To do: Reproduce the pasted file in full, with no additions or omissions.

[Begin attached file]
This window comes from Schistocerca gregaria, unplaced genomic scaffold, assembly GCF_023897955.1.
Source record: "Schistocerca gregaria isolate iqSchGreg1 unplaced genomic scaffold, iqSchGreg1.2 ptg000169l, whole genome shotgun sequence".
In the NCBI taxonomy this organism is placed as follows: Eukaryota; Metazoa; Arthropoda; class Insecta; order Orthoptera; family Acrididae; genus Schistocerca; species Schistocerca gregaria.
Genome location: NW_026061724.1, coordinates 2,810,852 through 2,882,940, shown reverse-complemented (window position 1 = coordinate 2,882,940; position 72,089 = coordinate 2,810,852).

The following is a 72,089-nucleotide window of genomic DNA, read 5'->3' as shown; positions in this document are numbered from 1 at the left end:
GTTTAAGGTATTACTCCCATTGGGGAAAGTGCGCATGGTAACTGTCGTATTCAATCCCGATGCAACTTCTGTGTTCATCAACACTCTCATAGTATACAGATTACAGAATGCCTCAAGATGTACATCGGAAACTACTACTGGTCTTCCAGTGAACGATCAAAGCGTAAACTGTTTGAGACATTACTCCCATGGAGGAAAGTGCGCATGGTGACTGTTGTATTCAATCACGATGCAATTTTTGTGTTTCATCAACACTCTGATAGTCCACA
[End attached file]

This window comes from Schistocerca gregaria, unplaced genomic scaffold, assembly GCF_023897955.1.
Source record: "Schistocerca gregaria isolate iqSchGreg1 unplaced genomic scaffold, iqSchGreg1.2 ptg000169l, whole genome shotgun sequence".
In the NCBI taxonomy this organism is placed as follows: Eukaryota; Metazoa; Arthropoda; class Insecta; order Orthoptera; family Acrididae; genus Schistocerca; species Schistocerca gregaria.
Genome location: NW_026061724.1, coordinates 2,810,852 through 2,882,940, shown reverse-complemented (window position 1 = coordinate 2,882,940; position 72,089 = coordinate 2,810,852).

The following is a 72,089-nucleotide window of genomic DNA, read 5'->3' as shown; positions in this document are numbered from 1 at the left end:
GTTTAAGGTATTACTCCCATTGGGGAAAGTGCGCATGGTAACTGTCGTATTCAATCCCGATGCAACTTCTGTGTTCATCAACACTCTCATAGTATACAGATTACAGAATGCCTCAAGATGTACATCGGAAACTACTACTGGTCTTCCAGTGAACGATCAAAGCGTAAACTGTTTGAGACATTACTCCCATGGAGGAAAGTGCGCATGGTGACTGTTGTATTCAATCACGATGCAATTTTTGTGTTTCATCAACACTCTGATAGTCCACA